CLEVELAND -- Tarik Skubal has been about as imposing of a presence as the Tigers have on the mound since his return from the injured list, but he was even more impressive when he ventured off of it for a split second with Guardians All-Star José Ramírez up in the third inning Friday afternoon. Skubal wasn’t pouncing on a ground ball; he was picking up what remained of Ramírez's bat along the third-base line.
Ramírez's latest bat lasted just two pitches before splintering on a Skubal changeup, in almost the same spot that his previous bat cracked on a Skubal changeup a couple pitches earlier.
“Same exact way, too,” Skubal said.
Skubal’s retrieval was as much of a humble brag as an assist to the bat boy who had to run out of the dugout. Ramírez was almost thankful to be jammed on a 98.6 mph fastball on the next pitch for a groundout to short.
That third-inning groundout was the only time Skubal retired Ramírez in three at-bats, but it was emblematic of how Skubal was dealing, and how he set the tone to start the Tigers’ sixth doubleheader of the season with a 4-2 win over the Guardians at Progressive Field. Ramírez was the fourth of 12 consecutive batters Skubal retired from the second inning into the sixth -- six by strikeout, four on grounders.
Skubal had been scheduled to pitch Thursday’s series opener but had to wait a day thanks to a rainout. The doubleheader matched him up against Guardians rookie sensation Gavin Williams for a duel under the late-afternoon shadows, but the much-anticipated pitching duel never materialized. The Tigers ambushed Williams for three first-inning runs, starting with Akil Baddoo’s leadoff homer on the game’s second pitch, and Skubal held Cleveland to an Oscar Gonzalez RBI single in the bottom of the inning.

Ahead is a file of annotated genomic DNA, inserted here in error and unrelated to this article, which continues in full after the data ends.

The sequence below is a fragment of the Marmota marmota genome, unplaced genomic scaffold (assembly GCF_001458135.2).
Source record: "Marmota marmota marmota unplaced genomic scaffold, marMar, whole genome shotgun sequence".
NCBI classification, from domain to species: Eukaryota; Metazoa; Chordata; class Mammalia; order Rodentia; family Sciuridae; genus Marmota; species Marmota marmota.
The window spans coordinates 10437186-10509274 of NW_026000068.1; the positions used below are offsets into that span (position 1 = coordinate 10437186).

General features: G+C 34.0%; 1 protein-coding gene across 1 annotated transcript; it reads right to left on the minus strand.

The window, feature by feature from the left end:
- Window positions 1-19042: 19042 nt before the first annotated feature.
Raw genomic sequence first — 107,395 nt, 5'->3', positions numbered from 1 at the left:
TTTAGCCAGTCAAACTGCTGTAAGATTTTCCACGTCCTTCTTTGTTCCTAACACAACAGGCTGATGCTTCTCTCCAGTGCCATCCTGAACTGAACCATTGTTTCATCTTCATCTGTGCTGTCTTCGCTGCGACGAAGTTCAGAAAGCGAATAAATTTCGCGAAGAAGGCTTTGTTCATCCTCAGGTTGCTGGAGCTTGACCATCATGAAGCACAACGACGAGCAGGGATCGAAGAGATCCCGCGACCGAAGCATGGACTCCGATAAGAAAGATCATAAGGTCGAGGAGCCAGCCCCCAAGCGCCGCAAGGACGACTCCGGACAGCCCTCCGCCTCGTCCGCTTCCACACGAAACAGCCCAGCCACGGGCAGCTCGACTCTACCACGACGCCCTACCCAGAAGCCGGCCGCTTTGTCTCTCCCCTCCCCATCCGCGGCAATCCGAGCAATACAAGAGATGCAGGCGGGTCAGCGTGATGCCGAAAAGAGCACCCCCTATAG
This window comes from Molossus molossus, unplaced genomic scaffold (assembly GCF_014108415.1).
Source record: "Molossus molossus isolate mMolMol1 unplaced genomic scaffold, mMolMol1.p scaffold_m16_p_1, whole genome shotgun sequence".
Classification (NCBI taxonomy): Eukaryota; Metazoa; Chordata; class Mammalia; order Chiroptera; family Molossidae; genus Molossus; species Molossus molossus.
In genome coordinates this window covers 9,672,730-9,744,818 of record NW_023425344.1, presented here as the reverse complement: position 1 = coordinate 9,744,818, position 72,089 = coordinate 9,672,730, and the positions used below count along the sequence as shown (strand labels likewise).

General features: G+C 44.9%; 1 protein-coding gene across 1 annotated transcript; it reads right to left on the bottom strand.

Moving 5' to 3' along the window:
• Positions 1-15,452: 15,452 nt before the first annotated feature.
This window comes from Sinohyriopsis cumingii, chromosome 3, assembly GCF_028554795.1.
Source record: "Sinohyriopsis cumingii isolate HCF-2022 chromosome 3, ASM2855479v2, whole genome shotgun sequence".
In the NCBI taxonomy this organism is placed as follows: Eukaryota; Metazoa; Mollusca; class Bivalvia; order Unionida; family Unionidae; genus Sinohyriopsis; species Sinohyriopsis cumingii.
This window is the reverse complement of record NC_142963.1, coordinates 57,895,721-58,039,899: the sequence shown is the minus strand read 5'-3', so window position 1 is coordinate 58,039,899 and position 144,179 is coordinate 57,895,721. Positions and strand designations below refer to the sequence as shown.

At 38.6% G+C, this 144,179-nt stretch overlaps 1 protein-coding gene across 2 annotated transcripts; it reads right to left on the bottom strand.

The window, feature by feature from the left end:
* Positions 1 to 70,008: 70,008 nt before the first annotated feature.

Skubal allowed just three hits -- two from Ramírez -- over six innings of one-run ball with a walk and seven strikeouts. What was already a tough task for Cleveland hitters to square him up became trickier as the shadows settled over the batter's box, giving hitters a little less light to track pitches and see spin from the mound to home plate.
With his command shaky, Skubal went off his usual script of sliders and curveballs to dominate the Guardians with mostly fastballs and changeups, the latter a feast-or-famine pitch since his return. While his 37.8 percent whiff rate on changeups entering the day marked his highest of any pitch, his .300 batting average allowed on the pitch was also the highest in his repertoire, according to Statcast.
But Guardians hitters swung and missed on seven changeups Friday, the same total as his fastball, including strikeouts of Ramón Laureano in the third inning, Gonzalez and Gabriel Arias in the fourth and Myles Straw in the fifth.
“I think I was just landing it a lot,” Skubal said. “I didn’t really command anything well for the first two innings, kind of all over the place. [Catcher Jake Rogers] stuck with me, and that’s the pitch I was commanding early in counts to get ahead of guys. That kind of dictated it, and then you read swings.
"They’re not reading it well, swinging over it a lot, grounding out, all positive results. You just stick with it until they prove that they’re going to hit or start taking it again.”
Skubal’s other three strikeouts came on fastballs, including a 97.5 mph heater on the inside corner to freeze Tyler Freeman in the third inning.
“He has ace stuff,” said Kerry Carpenter, whose RBI single helped build Detroit’s early lead. “He can go six or seven innings, no runs, any time he goes out.”
Skubal has shown signs of doing that at various points, and tossed five scoreless innings with nine strikeouts last month against the Giants. But his previous three road starts this summer all turned on a big inning -- a five-run fourth at Kansas City, a four-run fifth in Miami, a three-run homer in the fourth inning at Boston last weekend.
That made Skubal’s first-inning damage control and second-inning adjustment all the more valuable. Not only did the big inning never arrive for Cleveland, Skubal cruised fairly easily after those two hits in the first.
“He’s got really good stuff,” Guardians manager Terry Francona said.